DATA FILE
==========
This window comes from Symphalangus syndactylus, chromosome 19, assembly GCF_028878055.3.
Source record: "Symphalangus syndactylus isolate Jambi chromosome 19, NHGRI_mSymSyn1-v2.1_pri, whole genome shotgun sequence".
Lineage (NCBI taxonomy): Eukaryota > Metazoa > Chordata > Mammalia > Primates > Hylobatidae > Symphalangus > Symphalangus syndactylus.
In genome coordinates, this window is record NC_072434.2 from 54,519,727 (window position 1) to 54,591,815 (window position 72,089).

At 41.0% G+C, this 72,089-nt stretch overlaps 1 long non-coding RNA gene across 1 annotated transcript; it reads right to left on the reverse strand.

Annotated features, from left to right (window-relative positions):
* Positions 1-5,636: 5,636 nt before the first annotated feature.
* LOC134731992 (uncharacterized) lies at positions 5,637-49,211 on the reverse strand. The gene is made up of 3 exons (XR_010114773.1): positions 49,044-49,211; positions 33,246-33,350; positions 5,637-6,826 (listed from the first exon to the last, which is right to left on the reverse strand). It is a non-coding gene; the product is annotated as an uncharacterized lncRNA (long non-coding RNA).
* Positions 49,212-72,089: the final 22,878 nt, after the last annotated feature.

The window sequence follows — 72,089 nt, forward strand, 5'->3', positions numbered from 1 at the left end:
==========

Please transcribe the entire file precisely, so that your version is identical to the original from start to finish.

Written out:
This window comes from Symphalangus syndactylus, chromosome 19, assembly GCF_028878055.3.
Source record: "Symphalangus syndactylus isolate Jambi chromosome 19, NHGRI_mSymSyn1-v2.1_pri, whole genome shotgun sequence".
Lineage (NCBI taxonomy): Eukaryota > Metazoa > Chordata > Mammalia > Primates > Hylobatidae > Symphalangus > Symphalangus syndactylus.
In genome coordinates, this window is record NC_072434.2 from 54,519,727 (window position 1) to 54,591,815 (window position 72,089).

At 41.0% G+C, this 72,089-nt stretch overlaps 1 long non-coding RNA gene across 1 annotated transcript; it reads right to left on the reverse strand.

Annotated features, from left to right (window-relative positions):
* Positions 1-5,636: 5,636 nt before the first annotated feature.
* LOC134731992 (uncharacterized) lies at positions 5,637-49,211 on the reverse strand. The gene is made up of 3 exons (XR_010114773.1): positions 49,044-49,211; positions 33,246-33,350; positions 5,637-6,826 (listed from the first exon to the last, which is right to left on the reverse strand). It is a non-coding gene; the product is annotated as an uncharacterized lncRNA (long non-coding RNA).
* Positions 49,212-72,089: the final 22,878 nt, after the last annotated feature.

The window sequence follows — 72,089 nt, forward strand, 5'->3', positions numbered from 1 at the left end: